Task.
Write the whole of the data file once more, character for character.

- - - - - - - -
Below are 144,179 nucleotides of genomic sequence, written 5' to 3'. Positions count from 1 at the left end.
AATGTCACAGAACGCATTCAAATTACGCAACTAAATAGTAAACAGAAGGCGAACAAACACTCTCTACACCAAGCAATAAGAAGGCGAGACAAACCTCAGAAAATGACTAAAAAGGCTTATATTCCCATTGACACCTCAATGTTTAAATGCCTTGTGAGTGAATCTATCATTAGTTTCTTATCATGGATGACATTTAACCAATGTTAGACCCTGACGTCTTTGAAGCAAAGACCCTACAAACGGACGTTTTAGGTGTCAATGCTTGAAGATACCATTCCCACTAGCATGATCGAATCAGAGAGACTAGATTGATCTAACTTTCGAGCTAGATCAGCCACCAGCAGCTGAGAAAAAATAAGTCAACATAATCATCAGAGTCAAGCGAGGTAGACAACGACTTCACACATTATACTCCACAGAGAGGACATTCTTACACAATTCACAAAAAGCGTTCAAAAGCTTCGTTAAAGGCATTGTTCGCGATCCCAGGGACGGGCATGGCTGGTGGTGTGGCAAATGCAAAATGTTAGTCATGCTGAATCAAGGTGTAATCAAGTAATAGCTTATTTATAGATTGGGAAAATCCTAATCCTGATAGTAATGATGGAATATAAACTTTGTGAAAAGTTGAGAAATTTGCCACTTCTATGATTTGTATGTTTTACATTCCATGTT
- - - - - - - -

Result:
Below are 144,179 nucleotides of genomic sequence, written 5' to 3'. Positions count from 1 at the left end.
AATGTCACAGAACGCATTCAAATTACGCAACTAAATAGTAAACAGAAGGCGAACAAACACTCTCTACACCAAGCAATAAGAAGGCGAGACAAACCTCAGAAAATGACTAAAAAGGCTTATATTCCCATTGACACCTCAATGTTTAAATGCCTTGTGAGTGAATCTATCATTAGTTTCTTATCATGGATGACATTTAACCAATGTTAGACCCTGACGTCTTTGAAGCAAAGACCCTACAAACGGACGTTTTAGGTGTCAATGCTTGAAGATACCATTCCCACTAGCATGATCGAATCAGAGAGACTAGATTGATCTAACTTTCGAGCTAGATCAGCCACCAGCAGCTGAGAAAAAATAAGTCAACATAATCATCAGAGTCAAGCGAGGTAGACAACGACTTCACACATTATACTCCACAGAGAGGACATTCTTACACAATTCACAAAAAGCGTTCAAAAGCTTCGTTAAAGGCATTGTTCGCGATCCCAGGGACGGGCATGGCTGGTGGTGTGGCAAATGCAAAATGTTAGTCATGCTGAATCAAGGTGTAATCAAGTAATAGCTTATTTATAGATTGGGAAAATCCTAATCCTGATAGTAATGATGGAATATAAACTTTGTGAAAAGTTGAGAAATTTGCCACTTCTATGATTTGTATGTTTTACATTCCATGTT